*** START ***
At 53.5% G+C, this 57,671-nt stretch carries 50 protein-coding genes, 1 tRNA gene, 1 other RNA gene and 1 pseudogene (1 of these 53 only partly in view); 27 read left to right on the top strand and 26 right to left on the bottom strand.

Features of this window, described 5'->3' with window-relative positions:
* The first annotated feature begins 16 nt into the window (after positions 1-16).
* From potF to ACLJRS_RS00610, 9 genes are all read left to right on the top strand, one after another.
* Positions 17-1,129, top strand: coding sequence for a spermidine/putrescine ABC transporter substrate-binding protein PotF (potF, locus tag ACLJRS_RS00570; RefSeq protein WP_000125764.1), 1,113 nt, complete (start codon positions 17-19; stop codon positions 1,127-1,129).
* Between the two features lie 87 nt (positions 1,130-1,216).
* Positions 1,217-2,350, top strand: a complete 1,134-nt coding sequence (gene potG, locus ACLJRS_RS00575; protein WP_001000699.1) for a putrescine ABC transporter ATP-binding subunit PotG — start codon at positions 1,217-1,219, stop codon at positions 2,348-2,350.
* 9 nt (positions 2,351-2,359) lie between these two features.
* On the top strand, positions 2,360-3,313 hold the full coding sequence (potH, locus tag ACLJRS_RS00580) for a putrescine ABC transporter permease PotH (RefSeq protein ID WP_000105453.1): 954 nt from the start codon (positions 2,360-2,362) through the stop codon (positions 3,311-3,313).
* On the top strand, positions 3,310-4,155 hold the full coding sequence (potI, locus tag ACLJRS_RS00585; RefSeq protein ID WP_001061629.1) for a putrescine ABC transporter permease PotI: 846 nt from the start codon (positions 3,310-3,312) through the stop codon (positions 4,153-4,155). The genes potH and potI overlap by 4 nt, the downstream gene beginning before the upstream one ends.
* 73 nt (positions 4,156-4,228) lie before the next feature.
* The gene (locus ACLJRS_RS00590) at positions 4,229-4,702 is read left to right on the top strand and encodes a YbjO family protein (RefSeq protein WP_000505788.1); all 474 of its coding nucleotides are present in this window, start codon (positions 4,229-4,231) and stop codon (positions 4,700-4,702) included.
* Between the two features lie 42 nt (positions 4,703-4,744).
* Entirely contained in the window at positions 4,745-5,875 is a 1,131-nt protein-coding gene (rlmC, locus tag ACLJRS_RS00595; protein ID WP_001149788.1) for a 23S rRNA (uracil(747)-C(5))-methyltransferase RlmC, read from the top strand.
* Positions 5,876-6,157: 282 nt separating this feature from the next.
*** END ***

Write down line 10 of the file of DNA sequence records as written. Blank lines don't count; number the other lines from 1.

* On the top strand, positions 3,310-4,155 hold the full coding sequence (potI, locus tag ACLJRS_RS00585; RefSeq protein ID WP_001061629.1) for a putrescine ABC transporter permease PotI: 846 nt from the start codon (positions 3,310-3,312) through the stop codon (positions 4,153-4,155). The genes potH and potI overlap by 4 nt, the downstream gene beginning before the upstream one ends.